By Robert Cabo, M.Arch 2014
When I signed up for the “Tall Office Towers” studio section for my graduate research class, taught by Skidmore, Owings, and Merrill (SOM) Design Partner Gary Haney and Design Director Aybars Asci, I knew I would be in for a learning experience unlike any other. The academic goal of this research studio, led by one of the world’s leading architectural firms, was to create a system of what we are calling “genes” – metrics for quantitatively studying tall office buildings – that would provide a better understanding, and perhaps challenge existing preconceptions, of this building type. These “genes” are used to measure certain efficiencies within tall office towers and we subdivided them into three categories: Spatial, Environmental, and Structural. Further research will look at dependencies between these efficiencies through the lenses of time, performance, and adaptability.
Being taught by members of SOM aside, I did not fully appreciate how truly incredible this semester’s experience was going to be until the morning of October 31st when my fellow grad students and I were invited to New York to visit SOM’s Manhattan office, followed up by a tour of the World Trade Center construction site. The visit to the firm began with a lecture on the intricacies of curtain wall design and manufacturing by SOM architect and specialist Benjamin Reich. Understanding precisely what goes into the process of using a curtain wall on a building from inception to execution was something not many of us fully considered prior to Benjamin’s comprehensive presentation. Following the lecture, SOM Design Director Aybars Asci walked us through the firm’s office, located in Manhattan’s financial district, and briefly explained several of the current projects on which the firm has been working.
After the firm tour, SOM employee Marta Nowak took us to meet Ken Lewis, a managing director at SOM, who lead us on a private tour of the World Trade Center (WTC) construction site. After sharing a few anecdotes about the history of the site after its conception, Ken led us underground into the zone of construction that will eventually become the new WTC Port Authority Trans-Hudson (PATH) Transportation Hub, designed by Santiago Calatrava. Walking through this $3.2 billion project in the making, we began to understand the intricacies that are going into its construction – the massive custom-made steel structural members, the unbelievable underground span they create and the many different aspects of the project being completed simultaneously.
From the Transportation Hub, we made our way into the base of the tower that is 1WTC. Ascending the tower via the fastest service elevator in the country was an incredible experience, and I am confident that most of the group were grateful that we weren’t going up almost 1,300 feet by way of the open air construction elevator temporarily attached to the side of the tower. After reaching the 100th floor, we were able to breach the building’s unfinished envelope and stand on the platform above the construction elevator, where fear took a back seat to complete awe.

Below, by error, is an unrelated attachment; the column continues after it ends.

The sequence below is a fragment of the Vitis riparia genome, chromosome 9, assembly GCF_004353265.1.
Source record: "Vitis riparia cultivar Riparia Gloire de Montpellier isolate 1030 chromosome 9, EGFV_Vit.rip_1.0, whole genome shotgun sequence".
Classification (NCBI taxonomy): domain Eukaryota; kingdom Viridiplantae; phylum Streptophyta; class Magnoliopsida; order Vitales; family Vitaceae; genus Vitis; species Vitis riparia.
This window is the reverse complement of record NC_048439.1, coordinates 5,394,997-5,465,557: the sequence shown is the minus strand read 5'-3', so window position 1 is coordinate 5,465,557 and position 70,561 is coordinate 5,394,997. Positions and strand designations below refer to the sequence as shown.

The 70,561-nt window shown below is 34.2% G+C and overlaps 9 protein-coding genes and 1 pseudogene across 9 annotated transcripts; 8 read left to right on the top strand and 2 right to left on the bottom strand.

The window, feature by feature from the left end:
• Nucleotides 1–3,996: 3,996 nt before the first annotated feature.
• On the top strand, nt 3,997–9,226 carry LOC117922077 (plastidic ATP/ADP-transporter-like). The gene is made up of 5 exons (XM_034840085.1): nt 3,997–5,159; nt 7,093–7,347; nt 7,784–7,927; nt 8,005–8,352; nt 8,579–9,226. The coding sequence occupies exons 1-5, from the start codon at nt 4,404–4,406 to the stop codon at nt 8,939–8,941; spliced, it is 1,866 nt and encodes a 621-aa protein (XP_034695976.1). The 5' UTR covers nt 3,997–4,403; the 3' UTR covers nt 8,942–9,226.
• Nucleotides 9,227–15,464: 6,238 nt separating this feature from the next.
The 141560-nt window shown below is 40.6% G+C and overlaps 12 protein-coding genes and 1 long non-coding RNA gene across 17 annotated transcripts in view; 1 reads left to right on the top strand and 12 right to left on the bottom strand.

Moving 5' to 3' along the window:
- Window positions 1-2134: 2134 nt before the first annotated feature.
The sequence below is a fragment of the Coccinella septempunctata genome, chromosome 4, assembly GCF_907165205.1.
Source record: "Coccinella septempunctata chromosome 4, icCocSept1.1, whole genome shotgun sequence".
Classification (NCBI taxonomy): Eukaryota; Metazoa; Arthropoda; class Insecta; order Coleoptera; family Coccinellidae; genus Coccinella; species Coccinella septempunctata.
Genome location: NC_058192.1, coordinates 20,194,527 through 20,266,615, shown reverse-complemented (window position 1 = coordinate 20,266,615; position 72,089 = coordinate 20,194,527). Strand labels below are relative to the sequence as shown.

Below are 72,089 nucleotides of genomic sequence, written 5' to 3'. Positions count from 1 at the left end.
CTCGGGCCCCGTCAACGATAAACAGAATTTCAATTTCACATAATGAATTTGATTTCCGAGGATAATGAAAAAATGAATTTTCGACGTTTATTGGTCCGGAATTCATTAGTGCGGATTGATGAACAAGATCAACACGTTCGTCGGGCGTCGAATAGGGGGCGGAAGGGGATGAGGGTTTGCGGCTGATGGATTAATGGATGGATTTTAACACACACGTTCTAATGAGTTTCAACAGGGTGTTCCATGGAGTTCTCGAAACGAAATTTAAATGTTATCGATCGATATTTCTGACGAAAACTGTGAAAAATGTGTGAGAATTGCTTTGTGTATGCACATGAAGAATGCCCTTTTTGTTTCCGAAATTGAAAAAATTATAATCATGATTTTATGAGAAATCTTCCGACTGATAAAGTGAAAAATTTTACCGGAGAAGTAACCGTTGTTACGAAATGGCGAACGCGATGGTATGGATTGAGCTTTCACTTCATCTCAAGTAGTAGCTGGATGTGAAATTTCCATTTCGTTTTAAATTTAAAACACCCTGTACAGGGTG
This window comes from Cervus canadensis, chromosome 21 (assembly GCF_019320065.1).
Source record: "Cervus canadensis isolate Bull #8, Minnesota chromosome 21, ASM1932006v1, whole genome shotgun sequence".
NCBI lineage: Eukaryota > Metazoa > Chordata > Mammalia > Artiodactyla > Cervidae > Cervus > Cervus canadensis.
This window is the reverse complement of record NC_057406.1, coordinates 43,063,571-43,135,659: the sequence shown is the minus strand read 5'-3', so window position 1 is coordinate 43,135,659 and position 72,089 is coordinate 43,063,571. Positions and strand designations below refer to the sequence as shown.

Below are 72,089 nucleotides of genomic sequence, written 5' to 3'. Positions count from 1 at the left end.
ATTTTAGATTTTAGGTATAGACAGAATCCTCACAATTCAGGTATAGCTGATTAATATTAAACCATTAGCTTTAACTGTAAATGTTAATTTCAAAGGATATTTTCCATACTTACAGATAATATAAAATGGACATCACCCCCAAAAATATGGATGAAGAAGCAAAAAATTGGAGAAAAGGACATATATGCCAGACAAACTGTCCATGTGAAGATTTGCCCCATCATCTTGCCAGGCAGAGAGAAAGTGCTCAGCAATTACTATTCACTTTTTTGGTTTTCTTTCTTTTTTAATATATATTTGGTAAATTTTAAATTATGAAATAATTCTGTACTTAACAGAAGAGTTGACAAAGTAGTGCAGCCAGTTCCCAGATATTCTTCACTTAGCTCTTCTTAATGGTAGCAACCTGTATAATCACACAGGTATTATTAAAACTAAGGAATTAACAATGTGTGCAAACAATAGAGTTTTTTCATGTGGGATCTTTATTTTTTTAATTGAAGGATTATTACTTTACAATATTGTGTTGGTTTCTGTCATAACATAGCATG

At this height, the surrounding skyscrapers were completely dwarfed and the entire island of Manhattan and it surroundings were visible. Previous visitors to the tower signed their names to a wall on the egress core and we were invited to do the same. It was a special moment, leaving our mark on this monumental and historic structure.
The final leg of the tour consisted of a slow, contemplative walk through the construction zone underneath the WTC Memorial site, which will end up being a museum dedicated to the original towers. Being able to walk along the original foundation slab aside original foundation walls, seeing pieces of structure and even vehicles destroyed on September 11th, 2001 was a somber, yet powerful experience. A quote by Virgil was posted on one the lobby walls reading “No day shall erase you from the memory of time” – It was fairly clear to see what an incredible space this is going to be in the future for friends and family of victims, along with Americans in general, to be able to pay homage to those who lost their lives on that harrowing day. While meandering through the space, something my classmate, Veronika Ortega, said really resonated with me: “It’s really incredible to know that something this amazing could have come from something so tragic.”
Overall, the amount of the construction site we were given access to exceeded all of our expectations. Being given the opportunity to see the progress of this project, and understanding all too well the significance of the site was an experience that I will treasure on both a personal and professional level.